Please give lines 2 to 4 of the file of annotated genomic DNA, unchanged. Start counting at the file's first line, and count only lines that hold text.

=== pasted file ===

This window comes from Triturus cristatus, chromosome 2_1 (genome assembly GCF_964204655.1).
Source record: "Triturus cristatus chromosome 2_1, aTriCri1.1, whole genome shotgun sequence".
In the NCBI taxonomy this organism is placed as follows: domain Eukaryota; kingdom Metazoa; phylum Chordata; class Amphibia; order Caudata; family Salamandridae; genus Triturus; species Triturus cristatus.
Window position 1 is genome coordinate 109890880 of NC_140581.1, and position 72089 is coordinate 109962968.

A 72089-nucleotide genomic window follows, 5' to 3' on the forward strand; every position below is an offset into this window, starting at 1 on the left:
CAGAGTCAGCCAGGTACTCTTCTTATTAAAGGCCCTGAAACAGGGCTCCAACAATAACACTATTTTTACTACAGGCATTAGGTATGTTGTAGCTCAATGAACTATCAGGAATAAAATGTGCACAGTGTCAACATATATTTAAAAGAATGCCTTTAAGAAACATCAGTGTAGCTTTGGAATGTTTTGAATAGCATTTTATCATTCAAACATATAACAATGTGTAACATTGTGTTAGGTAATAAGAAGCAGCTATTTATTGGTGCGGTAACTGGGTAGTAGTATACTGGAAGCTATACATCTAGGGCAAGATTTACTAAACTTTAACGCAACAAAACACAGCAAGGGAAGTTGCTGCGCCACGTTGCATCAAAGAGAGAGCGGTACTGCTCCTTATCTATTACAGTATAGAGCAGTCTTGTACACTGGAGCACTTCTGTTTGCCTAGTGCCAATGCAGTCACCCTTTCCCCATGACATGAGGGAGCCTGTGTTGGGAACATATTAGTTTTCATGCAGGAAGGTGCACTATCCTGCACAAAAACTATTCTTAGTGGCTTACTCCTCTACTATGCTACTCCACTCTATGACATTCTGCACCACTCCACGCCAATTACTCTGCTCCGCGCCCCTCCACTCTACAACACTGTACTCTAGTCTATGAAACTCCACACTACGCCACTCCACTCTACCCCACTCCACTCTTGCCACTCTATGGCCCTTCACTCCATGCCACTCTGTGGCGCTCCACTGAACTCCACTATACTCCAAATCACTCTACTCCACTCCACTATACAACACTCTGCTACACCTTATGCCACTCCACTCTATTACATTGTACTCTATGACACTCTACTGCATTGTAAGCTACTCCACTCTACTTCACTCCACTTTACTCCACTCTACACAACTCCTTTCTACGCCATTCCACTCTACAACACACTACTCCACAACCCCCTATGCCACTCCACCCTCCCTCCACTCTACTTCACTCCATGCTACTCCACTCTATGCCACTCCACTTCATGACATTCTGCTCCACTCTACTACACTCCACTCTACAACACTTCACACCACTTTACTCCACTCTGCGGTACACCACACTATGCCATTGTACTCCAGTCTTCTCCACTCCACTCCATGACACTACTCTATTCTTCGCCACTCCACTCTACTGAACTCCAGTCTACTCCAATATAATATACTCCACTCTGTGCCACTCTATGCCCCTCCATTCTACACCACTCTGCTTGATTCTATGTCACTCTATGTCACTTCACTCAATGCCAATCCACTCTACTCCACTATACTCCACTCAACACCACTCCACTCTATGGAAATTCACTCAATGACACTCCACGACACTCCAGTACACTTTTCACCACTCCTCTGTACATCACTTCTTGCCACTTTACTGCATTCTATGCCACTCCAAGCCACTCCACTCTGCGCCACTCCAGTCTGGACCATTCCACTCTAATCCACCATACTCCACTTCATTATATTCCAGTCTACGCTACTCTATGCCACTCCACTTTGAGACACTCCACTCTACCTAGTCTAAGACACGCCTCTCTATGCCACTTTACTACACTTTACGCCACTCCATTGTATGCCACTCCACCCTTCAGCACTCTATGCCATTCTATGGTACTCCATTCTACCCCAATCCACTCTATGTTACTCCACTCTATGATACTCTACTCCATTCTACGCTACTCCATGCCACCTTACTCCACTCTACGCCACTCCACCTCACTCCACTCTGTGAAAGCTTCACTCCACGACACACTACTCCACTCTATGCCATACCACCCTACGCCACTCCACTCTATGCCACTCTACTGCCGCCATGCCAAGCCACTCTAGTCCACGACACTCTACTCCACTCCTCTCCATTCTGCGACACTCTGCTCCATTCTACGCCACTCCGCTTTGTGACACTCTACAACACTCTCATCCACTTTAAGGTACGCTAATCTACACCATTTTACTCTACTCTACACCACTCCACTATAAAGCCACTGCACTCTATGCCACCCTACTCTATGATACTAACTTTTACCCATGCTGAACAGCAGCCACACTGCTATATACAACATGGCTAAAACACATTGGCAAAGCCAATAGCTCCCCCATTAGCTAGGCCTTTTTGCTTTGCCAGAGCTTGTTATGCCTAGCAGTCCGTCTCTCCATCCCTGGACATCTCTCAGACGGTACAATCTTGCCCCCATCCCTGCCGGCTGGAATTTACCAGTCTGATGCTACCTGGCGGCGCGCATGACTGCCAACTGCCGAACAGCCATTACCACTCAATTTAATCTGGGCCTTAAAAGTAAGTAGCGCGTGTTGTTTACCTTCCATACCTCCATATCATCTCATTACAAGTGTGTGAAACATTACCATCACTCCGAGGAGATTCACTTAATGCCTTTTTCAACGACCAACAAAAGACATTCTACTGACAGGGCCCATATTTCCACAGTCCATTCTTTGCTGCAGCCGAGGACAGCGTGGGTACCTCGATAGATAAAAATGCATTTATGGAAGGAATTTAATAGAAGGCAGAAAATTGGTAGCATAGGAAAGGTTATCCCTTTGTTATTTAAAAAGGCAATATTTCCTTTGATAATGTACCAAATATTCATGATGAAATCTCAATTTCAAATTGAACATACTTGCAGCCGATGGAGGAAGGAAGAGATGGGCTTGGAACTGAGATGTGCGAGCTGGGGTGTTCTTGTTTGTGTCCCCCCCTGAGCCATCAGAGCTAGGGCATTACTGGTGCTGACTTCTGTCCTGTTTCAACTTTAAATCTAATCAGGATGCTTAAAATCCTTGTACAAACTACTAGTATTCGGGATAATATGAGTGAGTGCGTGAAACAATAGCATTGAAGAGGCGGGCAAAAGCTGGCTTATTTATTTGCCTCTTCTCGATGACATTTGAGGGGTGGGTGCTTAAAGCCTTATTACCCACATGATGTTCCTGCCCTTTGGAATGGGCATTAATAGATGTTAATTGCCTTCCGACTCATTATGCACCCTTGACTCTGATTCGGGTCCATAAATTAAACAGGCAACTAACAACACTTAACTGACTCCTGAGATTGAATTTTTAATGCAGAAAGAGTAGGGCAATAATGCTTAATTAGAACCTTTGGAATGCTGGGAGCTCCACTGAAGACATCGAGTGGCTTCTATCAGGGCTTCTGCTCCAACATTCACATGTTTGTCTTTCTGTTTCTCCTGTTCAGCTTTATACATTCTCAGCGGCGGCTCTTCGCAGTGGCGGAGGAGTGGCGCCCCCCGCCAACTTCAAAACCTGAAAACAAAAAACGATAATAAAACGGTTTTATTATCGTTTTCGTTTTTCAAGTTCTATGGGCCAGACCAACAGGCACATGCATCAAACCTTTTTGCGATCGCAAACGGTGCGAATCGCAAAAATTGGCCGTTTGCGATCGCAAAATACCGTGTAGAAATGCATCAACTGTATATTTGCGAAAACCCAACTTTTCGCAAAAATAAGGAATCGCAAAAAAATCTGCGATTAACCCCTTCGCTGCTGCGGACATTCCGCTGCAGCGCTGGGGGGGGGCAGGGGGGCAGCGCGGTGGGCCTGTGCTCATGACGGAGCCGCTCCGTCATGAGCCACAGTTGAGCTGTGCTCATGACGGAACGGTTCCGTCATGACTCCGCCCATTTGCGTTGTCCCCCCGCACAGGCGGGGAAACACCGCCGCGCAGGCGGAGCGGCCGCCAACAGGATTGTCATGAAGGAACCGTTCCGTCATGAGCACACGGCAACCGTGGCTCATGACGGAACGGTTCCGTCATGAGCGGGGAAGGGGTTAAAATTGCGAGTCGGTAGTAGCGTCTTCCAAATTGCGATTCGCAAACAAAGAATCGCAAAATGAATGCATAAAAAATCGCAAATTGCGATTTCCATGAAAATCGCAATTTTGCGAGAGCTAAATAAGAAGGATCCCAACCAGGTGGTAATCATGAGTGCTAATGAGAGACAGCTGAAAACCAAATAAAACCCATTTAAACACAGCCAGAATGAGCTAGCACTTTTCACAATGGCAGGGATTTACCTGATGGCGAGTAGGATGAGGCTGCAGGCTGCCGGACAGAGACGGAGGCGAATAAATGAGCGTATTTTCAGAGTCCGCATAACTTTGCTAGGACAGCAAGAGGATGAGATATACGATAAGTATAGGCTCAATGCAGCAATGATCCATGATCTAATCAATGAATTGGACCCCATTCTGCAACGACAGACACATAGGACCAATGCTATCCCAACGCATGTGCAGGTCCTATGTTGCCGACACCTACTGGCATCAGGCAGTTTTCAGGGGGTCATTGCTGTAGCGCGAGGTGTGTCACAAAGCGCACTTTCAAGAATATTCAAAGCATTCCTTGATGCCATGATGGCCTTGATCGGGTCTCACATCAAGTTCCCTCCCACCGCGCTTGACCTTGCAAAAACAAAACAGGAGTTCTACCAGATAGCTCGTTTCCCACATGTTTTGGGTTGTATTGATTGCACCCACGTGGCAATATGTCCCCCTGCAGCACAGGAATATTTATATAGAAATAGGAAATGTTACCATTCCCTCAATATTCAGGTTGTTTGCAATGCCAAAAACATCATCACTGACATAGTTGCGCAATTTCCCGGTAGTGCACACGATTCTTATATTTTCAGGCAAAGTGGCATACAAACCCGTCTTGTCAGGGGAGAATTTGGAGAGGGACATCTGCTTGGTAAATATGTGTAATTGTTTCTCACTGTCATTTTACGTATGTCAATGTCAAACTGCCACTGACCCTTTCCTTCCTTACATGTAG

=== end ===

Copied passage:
Source record: "Triturus cristatus chromosome 2_1, aTriCri1.1, whole genome shotgun sequence".
In the NCBI taxonomy this organism is placed as follows: domain Eukaryota; kingdom Metazoa; phylum Chordata; class Amphibia; order Caudata; family Salamandridae; genus Triturus; species Triturus cristatus.
Window position 1 is genome coordinate 109890880 of NC_140581.1, and position 72089 is coordinate 109962968.